scott-hudson
10
Points
scott-hudson 09/20/10 - 08:24 am
0
0
Great story Johnny. Also,

Great story Johnny. Also, what Hendry is doing with the Tivoli Theatre in Aberdeen is exciting as well.

Brad Owens
5200
Points
Brad Owens 09/20/10 - 08:36 am
0
0
I hope Lori speaks out on

I hope Lori speaks out on this RM1 and lets folks know that she would not put up with non-sense choices like this.

VOTE AGAINST ALL INCUMBENTS THIS NOV. 2nd!!

Brad

Little Lamb
52566
Points
Little Lamb 09/20/10 - 09:20 am
0
0
I'll bet that if Johnny

I'll bet that if Johnny Edwards looks under a few rocks (or perhaps in a few slime pits), he will find that Commissioner Bill Lockett is behind Geri Sams’ ludicrous actioins. Lockett has made it clear that he is dead set against anyone but the city to operate this golf course. So he and Sams probably concocted this Catch 22 plan where no one would qualify to operate the course.

Jake
36672
Points
Jake 09/20/10 - 09:29 am
0
0
I have played the Patch off

I have played the Patch off and on since the early 60's. While it looks better now than it did back then, I have often wondered what it would look like if a little more time and money from an outside source was invested in the course. The idea of capitalizing on the Masters draw seems appealing as well. When I played the course during this past Masters there was hardly anyone playing, which seems a shame. To send the bid back sight unseen seems foolish and rude. I wonder if the commission sent it back with a "COD, postage due" note on it? Idiots.

Insider Information
4009
Points
Insider Information 09/20/10 - 09:39 am
0
0
When the city is served with

When the city is served with another lawsuit because of the procurement department, I wonder if they will open it or just send it back as well.
Remember, what you don't know, can't hurt you.

Emerydan
10
Points
Emerydan 09/20/10 - 10:02 am
0
0
This is absolutely ridiculous

This is absolutely ridiculous but seems to be consistent for Ms Sams. Its too bad we don't have a leader running this city to reign in incompetents like Sams. This is something the mayor should be forcefully speaking out on. Here is a case where you have a private developer coming in and actually giving the taxpayers a great deal and making millions of new investment into a struggling facility with the hopes to turn it into a revenue generator for the city.. very different from the tax payer giveaway the mayor is championing in the ballpark.

Ushouldnthave
0
Points
Ushouldnthave 09/20/10 - 10:33 am
0
0
Got to love beaurocrats.

Got to love beaurocrats. Next, Augusta needs to privatize the procurement department.

pointstoponder
1185
Points
pointstoponder 09/20/10 - 11:16 am
0
0
Actually, the lawsuits are

Actually, the lawsuits are why Procurement rejects any any bid that doesn't meet all requirements of an RFP. Although I think Procurement could be better run, lawsuits filed by Mullins et al are the reason why a more resonable approach isn't in place. If they were to award to a firm without the license (on bid day) Mullins, or some other opportunistic attorney would file suit on behalf of some firm that didn't submit because they didn't have a license at the time but would have it they had known that requirement would be waived.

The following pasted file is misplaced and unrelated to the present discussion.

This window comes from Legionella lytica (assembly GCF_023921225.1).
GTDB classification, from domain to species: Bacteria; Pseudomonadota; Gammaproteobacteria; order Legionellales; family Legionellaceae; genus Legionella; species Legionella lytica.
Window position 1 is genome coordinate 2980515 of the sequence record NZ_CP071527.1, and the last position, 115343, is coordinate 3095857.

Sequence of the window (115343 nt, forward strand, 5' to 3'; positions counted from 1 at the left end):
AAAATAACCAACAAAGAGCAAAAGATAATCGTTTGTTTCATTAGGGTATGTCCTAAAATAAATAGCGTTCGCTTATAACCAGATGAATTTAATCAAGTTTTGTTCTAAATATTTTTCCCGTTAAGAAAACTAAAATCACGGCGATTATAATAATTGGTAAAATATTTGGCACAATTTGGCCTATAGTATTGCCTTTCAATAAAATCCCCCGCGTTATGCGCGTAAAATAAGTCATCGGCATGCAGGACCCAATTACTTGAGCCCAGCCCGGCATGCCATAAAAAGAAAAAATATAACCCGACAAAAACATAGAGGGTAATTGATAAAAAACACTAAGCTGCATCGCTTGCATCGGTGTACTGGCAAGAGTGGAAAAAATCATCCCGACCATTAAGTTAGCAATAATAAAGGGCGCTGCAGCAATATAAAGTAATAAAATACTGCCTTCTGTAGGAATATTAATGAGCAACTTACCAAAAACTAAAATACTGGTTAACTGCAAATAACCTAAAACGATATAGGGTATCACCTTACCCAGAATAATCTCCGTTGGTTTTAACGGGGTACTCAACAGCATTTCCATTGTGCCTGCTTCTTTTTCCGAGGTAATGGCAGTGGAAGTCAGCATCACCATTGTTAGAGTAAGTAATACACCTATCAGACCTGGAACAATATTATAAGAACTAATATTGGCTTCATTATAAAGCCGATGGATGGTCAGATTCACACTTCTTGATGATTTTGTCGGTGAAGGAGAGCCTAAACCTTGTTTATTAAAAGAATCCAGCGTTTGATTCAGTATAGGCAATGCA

Insider Information
4009
Points
Insider Information 09/20/10 - 11:35 am
0
0
pointstoponder, if I'm not

pointstoponder, if I'm not mistaken, Mullins sued because the procurement department was not consistent in how it reviewed bids. One big would be rejected for not conforming while another one would be accepted despite not conforming. The procurement department should not be able to give certain bids preference over others. They should be judged on equal footing.

sjsd17
10
Points
sjsd17 09/20/10 - 02:06 pm
0
0
It doesn't make any

It doesn't make any difference who the Mayor is...the Commission is who has always protected Ms. Sams!!!!!
Even though it's been shown time and again just how incompetent she is and how poorly the department is operated.

Same old, same old!!!!!!!!!!!!!!!

Little Lamb
52566
Points
Little Lamb 09/20/10 - 02:46 pm
0
0
Good point, sjsd17. She

Good point, sjsd17. She either must have good photographs or she sends a little of the graft their way.

dani
13
Points
dani 09/20/10 - 10:28 pm
0
0
I thought this problem had

I thought this problem had been taken care of. Are you serious? This woman is still in charge and still making these silly blunders. Why? How does she keep a job?.

corgimom
45111
Points
corgimom 09/21/10 - 06:19 am
0
0
The bigwigs in Augusta want a

The bigwigs in Augusta want a cheap place to play golf, and they want it locally owned and operated, so they can control it.

The more money they have, the bigger the cheapskate.

stadry
0
Points
stadry 10/25/10 - 07:07 am
0
0
jeri's got negatives of

jeri's got negatives of someone doing something

CATFISHSTEW
14
Points
CATFISHSTEW 10/25/10 - 09:39 am
0
0
And i think a Goat is

And i think a Goat is involved !!